“Between One and One Plus Epsilon” is set to the music of “Just Around the Riverbend” by Alan Menken with lyrics by Stephen Schwartz. “Just Around the Riverbend” is from the 1995 Disney film *Pocahontas*. Alternative lyrics are by Susanne Bradley, with thanks to Chen Greif for providing cancellation-related suggestions.

### Lyrics

What I love most about reals is

You’ll never list every single case

There’s always digits more than you’ll be showing^{1}

Computers, I guess, can’t work with that

There’s only so much space

Using bits, we lose our chance of ever knowingWhat’s halfway to epsilon

^{2}

Between one and one plus epsilon^{3}

Bits binary, standard words^{4}of zero/one

For all your needs: doubles, ints, and floats

e, pi, root(3)

None of these are as they seem

Rounding errors intervene with code, mess up my codeI see it in these random spikes

^{5}

That clutter my solution plot

Okay, perhaps my method makes them larger^{6}

But just how can I compute things

As precisely as I ought

When I keep losing digits off my numbers?What’s halfway to epsilon

Between one and one plus epsilon

Bits binary, standard words of zero/one

I triple E^{7}shows us how it’s done

Reliably

But I can’t subtract a one

From one plus O of epsilon

Cancellation,^{8}that’s just wrongRoundoff errors amplified

It’s algebraic suicide^{9}

Should I change my step size?^{10}

Or has my work met its demise?

Or could I still increase machine precision

And get halfway to epsilon?

- This refers vaguely to Georg Cantor’s proof that the real numbers are uncountably infinite – see, e.g., Gray 1994. The proof is by contradiction: we assume that we have a sequence containing all numbers in an interval $[a,b]$. Then Cantor’s diagonal argument shows how we can construct a new number in $[a,b]$ that’s not in the sequence by selecting digits from numbers in the sequence and then adding new digits at the end (hence “always digits more than you’ll be showing”).

^{^} - When we say epsilon we are, in this context, referring to
*machine*epsilon, and not an arbitrary small constant. Unfortunately, the scansion of “machine epsilon” doesn’t work well with this song, so we’ve had to make do with the shorthand. (Another option would have been to try to make “unit roundoff” work, but that sounds less poetic than “epsilon.” It also would have denied us our repeatedly used semi-rhyme between “epsilon” and “one,” and that would just be ignorant.)

^{^} - Machine epsilon (which we’ll denote here by $\epsilon$) is the smallest number such that $1 + \epsilon$ is greater than $1$ in machine representation. Hence, anything between $1$ and $1 + \epsilon$ will be (inaccurately) represented on a computer as being equal to $1$ – so, this is a great, unknown space, much like “just around the riverbend” in this song’s original, non-parody lyrics. For more information on machine epsilon (including an experiment to compute it yourself), see the Wikipedia article.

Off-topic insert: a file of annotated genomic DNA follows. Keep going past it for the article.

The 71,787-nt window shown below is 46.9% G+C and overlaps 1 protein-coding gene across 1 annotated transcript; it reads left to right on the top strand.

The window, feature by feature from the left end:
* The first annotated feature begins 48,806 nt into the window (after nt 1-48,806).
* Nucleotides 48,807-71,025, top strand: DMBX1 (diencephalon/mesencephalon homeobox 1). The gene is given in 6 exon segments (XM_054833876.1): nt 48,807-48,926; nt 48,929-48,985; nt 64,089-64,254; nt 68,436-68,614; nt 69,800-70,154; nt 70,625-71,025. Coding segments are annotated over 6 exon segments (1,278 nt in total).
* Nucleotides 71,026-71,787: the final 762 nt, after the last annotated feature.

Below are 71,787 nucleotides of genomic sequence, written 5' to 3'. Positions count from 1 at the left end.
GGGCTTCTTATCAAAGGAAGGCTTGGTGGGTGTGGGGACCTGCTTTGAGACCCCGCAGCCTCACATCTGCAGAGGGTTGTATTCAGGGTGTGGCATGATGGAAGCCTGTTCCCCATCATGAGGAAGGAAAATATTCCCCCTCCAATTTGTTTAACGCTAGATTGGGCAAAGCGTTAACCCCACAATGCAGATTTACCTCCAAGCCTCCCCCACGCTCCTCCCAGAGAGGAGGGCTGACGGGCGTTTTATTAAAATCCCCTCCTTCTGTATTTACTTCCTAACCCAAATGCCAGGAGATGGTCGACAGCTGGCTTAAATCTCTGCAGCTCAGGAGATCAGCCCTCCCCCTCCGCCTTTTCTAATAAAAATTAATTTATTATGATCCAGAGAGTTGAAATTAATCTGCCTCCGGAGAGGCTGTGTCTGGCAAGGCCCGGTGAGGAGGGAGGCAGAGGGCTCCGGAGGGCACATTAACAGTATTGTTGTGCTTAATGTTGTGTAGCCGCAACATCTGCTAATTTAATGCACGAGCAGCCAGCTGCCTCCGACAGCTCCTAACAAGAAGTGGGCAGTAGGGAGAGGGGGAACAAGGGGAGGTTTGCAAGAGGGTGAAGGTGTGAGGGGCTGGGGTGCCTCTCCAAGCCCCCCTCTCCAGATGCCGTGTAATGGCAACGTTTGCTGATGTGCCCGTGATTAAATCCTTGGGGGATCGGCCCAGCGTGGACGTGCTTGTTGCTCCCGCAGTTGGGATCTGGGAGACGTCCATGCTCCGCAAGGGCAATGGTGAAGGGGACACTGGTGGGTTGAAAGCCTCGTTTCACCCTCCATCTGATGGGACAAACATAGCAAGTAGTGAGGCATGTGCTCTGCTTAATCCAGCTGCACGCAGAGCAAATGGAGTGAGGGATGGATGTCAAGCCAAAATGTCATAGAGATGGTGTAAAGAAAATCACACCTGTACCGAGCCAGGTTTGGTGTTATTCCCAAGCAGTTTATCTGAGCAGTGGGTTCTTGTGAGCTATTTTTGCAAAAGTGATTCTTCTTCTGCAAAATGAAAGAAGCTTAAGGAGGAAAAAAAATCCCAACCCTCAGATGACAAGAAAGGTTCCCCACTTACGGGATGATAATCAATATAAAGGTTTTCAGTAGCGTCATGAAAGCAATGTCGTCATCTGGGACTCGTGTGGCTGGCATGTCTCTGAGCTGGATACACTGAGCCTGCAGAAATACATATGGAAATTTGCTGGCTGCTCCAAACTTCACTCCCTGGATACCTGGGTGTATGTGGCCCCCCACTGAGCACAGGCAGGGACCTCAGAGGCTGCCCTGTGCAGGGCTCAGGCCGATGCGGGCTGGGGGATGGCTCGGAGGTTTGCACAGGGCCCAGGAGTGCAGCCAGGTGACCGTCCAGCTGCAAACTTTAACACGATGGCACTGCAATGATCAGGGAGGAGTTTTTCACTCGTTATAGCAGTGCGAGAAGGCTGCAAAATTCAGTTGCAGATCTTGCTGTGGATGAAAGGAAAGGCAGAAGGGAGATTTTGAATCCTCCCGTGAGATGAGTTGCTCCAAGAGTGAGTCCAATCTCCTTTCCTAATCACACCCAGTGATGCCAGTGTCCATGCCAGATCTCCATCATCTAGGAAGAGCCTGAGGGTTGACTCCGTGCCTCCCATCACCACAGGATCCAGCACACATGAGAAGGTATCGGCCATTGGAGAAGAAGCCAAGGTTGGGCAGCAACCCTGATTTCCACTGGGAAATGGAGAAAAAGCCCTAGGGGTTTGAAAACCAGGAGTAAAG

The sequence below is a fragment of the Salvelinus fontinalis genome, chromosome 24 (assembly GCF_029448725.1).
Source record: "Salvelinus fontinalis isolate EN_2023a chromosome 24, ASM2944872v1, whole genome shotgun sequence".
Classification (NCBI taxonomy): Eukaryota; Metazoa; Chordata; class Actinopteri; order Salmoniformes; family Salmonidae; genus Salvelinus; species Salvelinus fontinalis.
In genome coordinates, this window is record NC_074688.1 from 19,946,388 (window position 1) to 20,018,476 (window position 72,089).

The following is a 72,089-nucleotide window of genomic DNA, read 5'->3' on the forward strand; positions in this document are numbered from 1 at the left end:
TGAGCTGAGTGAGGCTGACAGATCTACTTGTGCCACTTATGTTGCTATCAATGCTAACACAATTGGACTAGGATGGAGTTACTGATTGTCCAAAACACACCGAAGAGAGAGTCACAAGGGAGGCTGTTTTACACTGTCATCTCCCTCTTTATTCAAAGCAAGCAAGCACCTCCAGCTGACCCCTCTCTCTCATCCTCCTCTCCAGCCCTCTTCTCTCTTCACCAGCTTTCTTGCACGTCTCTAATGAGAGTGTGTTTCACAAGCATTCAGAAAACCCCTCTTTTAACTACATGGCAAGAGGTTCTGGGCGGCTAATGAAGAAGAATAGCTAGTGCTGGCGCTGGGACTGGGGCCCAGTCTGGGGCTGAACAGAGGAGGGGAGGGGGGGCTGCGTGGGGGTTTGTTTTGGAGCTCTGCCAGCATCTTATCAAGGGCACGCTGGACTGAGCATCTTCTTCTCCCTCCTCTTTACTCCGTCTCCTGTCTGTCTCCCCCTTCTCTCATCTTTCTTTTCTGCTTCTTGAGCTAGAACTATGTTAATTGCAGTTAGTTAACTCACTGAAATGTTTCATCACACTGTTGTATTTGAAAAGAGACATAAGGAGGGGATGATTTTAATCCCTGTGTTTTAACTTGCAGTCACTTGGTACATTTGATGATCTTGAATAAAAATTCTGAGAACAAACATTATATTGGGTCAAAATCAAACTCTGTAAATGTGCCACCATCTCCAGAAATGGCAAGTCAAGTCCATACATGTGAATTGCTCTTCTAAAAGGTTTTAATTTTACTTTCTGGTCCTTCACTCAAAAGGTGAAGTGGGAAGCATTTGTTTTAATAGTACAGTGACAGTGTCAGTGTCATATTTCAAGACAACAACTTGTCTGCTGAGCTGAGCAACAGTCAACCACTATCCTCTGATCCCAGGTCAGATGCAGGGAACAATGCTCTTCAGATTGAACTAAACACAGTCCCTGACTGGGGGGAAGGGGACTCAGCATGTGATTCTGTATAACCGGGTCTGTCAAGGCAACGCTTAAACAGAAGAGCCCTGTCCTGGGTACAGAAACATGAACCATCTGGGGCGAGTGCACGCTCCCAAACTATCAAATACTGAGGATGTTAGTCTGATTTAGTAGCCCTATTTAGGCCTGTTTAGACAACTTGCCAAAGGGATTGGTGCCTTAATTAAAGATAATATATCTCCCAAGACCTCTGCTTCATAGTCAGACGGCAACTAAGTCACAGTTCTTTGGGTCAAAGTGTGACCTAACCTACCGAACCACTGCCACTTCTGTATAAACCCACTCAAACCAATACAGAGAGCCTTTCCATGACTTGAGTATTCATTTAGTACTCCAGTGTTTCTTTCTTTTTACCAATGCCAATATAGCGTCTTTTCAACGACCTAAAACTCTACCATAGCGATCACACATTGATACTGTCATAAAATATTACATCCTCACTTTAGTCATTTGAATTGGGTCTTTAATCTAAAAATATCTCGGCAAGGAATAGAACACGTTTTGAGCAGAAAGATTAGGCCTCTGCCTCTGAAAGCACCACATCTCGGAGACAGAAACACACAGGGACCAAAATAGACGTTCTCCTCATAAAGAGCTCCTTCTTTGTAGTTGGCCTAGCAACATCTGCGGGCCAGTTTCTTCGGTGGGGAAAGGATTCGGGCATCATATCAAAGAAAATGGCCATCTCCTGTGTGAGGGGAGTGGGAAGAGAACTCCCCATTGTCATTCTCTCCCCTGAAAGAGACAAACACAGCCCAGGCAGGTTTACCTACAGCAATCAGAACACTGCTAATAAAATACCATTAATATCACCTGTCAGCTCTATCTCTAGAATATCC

^{^} - Some sources (e.g., Ascher and Greif 2011) use “IEEE standard word” to describe the standard 64-bit representation of a number, which consists of a sign bit, 11-bit exponent, and 52-bit fraction. Also see Overton 2001 for details and examples.

^{^} - Roundoff errors tend to be non-smooth and random-looking (though they are, of course, not actually random). That’s quite different from truncation errors, which are due to errors in the modeling and discretization of a problem (and tend to be smoother and more predictable).

^{^} - Sometimes roundoff errors aren’t due to the problem itself, but rather to an unstable algorithm. See chapter 1 of Ascher and Greif 2011 again for a discussion of the difference between ill-conditioning (when the problem is badly behaved) and instability (when your algorithm makes roundoff errors blow up, even though the problem itself might be perfectly well-behaved).

^{^} - Refers to the Institute of Electrical and Electronics Engineers, originators of the IEEE 754: the standard for floating-point computation used today in most floating point units.

^{^} - Subtracting two nearby numbers – that is, performing computations like $(1 + O(\epsilon)) - 1$ – can lead to unacceptably high rounding errors because we lose many significant digits. For example, suppose we have two numbers with twelve significant digits, but the first nine are the same. If we subtract one from the other, we’re left with just three significant digits, and this is irreversible! For more information on so-called “catastrophic cancellation,” including some ways to avoid it, consult a numerical analysis text (for example, chapter 2 of Ascher and Greif 2011).

^{^} - Shout-out to the textbook of Elman, Silvester, and Wathen 2014 for coining the truly excellent phrase “algebraic suicide” on p. 131. (It was actually “linear algebraic suicide,” but close enough.)

^{^} - Several types of numerical method rely on some kind of “step” (either in space or in time), the size of which can affect the stability of the method. It’s most commonly of concern in the solution of ordinary and partial differential equations – see, e.g., Kraaijevanger et. al. 1987.
^{^}